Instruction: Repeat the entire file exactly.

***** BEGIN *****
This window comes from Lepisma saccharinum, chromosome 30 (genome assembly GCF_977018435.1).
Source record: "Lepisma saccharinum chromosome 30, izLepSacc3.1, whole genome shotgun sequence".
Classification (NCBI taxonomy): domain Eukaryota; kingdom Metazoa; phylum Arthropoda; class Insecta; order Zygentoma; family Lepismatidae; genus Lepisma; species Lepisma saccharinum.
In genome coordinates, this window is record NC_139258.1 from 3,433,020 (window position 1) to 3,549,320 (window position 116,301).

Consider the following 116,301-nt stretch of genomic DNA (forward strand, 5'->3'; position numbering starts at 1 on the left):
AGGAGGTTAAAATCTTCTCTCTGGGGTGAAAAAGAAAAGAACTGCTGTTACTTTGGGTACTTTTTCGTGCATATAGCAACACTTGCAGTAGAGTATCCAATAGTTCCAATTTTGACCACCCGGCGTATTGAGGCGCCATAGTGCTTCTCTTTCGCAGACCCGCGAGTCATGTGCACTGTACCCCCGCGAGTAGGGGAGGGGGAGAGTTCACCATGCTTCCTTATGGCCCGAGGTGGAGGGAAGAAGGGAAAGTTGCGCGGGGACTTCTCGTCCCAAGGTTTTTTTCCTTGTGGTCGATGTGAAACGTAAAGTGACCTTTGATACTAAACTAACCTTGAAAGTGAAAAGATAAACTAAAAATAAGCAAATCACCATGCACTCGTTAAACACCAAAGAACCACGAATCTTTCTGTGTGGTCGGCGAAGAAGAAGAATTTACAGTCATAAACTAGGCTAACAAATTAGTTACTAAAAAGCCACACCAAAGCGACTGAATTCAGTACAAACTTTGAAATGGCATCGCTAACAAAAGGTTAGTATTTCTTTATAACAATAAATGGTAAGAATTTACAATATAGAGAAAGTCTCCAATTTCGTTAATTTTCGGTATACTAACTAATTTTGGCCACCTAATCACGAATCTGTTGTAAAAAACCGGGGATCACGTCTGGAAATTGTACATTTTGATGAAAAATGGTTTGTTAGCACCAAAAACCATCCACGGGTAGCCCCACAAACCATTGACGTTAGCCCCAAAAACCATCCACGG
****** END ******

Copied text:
This window comes from Lepisma saccharinum, chromosome 30 (genome assembly GCF_977018435.1).
Source record: "Lepisma saccharinum chromosome 30, izLepSacc3.1, whole genome shotgun sequence".
Classification (NCBI taxonomy): domain Eukaryota; kingdom Metazoa; phylum Arthropoda; class Insecta; order Zygentoma; family Lepismatidae; genus Lepisma; species Lepisma saccharinum.
In genome coordinates, this window is record NC_139258.1 from 3,433,020 (window position 1) to 3,549,320 (window position 116,301).

Consider the following 116,301-nt stretch of genomic DNA (forward strand, 5'->3'; position numbering starts at 1 on the left):
AGGAGGTTAAAATCTTCTCTCTGGGGTGAAAAAGAAAAGAACTGCTGTTACTTTGGGTACTTTTTCGTGCATATAGCAACACTTGCAGTAGAGTATCCAATAGTTCCAATTTTGACCACCCGGCGTATTGAGGCGCCATAGTGCTTCTCTTTCGCAGACCCGCGAGTCATGTGCACTGTACCCCCGCGAGTAGGGGAGGGGGAGAGTTCACCATGCTTCCTTATGGCCCGAGGTGGAGGGAAGAAGGGAAAGTTGCGCGGGGACTTCTCGTCCCAAGGTTTTTTTCCTTGTGGTCGATGTGAAACGTAAAGTGACCTTTGATACTAAACTAACCTTGAAAGTGAAAAGATAAACTAAAAATAAGCAAATCACCATGCACTCGTTAAACACCAAAGAACCACGAATCTTTCTGTGTGGTCGGCGAAGAAGAAGAATTTACAGTCATAAACTAGGCTAACAAATTAGTTACTAAAAAGCCACACCAAAGCGACTGAATTCAGTACAAACTTTGAAATGGCATCGCTAACAAAAGGTTAGTATTTCTTTATAACAATAAATGGTAAGAATTTACAATATAGAGAAAGTCTCCAATTTCGTTAATTTTCGGTATACTAACTAATTTTGGCCACCTAATCACGAATCTGTTGTAAAAAACCGGGGATCACGTCTGGAAATTGTACATTTTGATGAAAAATGGTTTGTTAGCACCAAAAACCATCCACGGGTAGCCCCACAAACCATTGACGTTAGCCCCAAAAACCATCCACGG